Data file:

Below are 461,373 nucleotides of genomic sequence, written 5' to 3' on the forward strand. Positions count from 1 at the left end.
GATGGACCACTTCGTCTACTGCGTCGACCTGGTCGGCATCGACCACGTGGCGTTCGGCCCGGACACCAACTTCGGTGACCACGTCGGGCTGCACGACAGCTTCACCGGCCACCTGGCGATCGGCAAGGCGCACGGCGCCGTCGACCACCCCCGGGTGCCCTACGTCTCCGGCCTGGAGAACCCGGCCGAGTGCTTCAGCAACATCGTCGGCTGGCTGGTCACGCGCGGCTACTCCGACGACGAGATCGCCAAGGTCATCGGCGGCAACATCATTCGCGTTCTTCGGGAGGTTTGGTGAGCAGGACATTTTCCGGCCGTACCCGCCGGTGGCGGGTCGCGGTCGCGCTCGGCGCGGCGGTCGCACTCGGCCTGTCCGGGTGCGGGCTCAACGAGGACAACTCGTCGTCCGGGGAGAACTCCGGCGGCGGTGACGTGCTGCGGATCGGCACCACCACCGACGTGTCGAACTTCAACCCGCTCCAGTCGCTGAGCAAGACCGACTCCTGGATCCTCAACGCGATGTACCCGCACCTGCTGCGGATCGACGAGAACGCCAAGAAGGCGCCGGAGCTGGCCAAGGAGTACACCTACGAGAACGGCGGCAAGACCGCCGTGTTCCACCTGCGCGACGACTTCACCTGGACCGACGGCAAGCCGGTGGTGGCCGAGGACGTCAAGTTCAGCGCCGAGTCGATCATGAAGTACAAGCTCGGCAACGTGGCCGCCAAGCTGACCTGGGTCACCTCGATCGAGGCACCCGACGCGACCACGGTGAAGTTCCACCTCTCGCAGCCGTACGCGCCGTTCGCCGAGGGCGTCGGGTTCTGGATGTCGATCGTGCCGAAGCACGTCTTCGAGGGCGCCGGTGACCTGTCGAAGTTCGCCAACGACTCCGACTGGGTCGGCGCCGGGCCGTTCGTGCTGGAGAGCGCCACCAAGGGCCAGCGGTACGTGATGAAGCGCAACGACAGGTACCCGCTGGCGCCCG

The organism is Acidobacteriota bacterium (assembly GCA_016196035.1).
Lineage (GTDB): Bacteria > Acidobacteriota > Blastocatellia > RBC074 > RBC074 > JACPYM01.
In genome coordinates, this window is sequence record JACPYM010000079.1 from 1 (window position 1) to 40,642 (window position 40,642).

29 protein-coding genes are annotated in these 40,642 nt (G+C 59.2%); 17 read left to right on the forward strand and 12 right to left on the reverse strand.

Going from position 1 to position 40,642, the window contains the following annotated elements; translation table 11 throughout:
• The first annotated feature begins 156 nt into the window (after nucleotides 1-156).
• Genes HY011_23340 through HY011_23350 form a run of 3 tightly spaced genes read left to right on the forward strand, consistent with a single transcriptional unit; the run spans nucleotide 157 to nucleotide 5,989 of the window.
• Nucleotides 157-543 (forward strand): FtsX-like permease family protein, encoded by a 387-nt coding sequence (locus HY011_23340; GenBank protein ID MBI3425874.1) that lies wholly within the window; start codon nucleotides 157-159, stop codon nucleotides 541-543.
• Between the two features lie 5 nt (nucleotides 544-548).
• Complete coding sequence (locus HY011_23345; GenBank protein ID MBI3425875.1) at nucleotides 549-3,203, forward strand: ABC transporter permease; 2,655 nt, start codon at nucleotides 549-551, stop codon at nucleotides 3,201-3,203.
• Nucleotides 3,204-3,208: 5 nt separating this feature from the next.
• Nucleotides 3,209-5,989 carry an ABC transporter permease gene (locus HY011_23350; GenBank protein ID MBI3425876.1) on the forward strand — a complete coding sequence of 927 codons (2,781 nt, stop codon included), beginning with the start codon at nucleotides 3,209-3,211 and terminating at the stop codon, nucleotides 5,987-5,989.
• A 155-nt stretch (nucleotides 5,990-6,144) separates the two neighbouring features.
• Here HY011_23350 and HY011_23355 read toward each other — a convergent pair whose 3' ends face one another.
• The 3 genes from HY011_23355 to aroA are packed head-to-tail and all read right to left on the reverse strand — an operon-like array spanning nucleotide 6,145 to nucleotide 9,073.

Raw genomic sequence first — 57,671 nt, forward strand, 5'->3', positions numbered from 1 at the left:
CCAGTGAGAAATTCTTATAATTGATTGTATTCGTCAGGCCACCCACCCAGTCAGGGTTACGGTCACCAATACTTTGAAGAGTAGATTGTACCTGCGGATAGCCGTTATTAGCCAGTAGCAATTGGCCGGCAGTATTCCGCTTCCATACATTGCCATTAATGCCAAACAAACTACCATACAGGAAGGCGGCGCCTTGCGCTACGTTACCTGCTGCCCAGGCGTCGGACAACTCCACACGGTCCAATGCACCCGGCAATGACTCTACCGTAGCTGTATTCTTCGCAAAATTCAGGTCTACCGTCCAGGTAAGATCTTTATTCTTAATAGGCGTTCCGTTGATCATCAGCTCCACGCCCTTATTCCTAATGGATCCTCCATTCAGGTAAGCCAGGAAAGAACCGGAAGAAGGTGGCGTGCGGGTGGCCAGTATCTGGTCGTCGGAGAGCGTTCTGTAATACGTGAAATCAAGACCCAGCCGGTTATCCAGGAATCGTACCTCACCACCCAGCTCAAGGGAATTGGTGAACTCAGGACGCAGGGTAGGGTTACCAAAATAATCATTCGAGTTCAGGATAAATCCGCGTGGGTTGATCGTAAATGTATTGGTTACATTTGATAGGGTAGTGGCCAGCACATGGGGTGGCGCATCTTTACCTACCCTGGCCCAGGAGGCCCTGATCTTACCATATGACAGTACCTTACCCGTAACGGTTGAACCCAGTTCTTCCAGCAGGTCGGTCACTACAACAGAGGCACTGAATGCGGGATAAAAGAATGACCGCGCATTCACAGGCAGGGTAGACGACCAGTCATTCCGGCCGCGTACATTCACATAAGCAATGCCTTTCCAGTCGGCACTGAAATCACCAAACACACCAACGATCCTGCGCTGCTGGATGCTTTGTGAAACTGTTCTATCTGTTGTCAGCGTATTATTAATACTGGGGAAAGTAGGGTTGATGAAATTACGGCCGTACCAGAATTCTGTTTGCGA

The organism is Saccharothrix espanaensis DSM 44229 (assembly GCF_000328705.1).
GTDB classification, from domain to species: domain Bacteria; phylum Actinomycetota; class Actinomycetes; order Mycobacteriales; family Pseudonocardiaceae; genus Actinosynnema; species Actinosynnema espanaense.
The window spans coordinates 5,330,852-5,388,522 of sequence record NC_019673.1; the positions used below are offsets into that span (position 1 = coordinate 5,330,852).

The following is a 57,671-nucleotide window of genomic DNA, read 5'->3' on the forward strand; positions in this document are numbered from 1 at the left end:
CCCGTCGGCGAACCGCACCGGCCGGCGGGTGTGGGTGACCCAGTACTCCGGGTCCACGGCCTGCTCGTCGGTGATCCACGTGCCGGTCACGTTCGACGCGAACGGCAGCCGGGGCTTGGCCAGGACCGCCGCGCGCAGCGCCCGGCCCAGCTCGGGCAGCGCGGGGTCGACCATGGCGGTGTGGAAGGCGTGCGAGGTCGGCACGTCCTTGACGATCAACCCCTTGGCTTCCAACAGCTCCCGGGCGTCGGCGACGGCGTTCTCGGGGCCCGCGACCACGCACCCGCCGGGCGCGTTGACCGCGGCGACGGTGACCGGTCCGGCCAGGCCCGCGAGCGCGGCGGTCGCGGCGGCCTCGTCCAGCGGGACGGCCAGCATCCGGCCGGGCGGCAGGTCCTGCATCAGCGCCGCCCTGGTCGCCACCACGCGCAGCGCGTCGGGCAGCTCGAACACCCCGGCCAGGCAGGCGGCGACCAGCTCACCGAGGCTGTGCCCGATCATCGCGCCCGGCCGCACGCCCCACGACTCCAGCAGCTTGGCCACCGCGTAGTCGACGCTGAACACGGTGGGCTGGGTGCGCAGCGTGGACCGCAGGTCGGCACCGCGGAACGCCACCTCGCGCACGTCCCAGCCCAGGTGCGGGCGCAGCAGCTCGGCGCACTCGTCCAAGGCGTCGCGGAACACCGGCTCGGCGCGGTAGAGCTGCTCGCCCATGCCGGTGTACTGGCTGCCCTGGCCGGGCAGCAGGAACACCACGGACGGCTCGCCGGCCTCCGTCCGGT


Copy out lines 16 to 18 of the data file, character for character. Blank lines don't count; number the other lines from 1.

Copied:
• Here HY011_23350 and HY011_23355 read toward each other — a convergent pair whose 3' ends face one another.
• The 3 genes from HY011_23355 to aroA are packed head-to-tail and all read right to left on the reverse strand — an operon-like array spanning nucleotide 6,145 to nucleotide 9,073.

Raw genomic sequence first — 57,671 nt, forward strand, 5'->3', positions numbered from 1 at the left: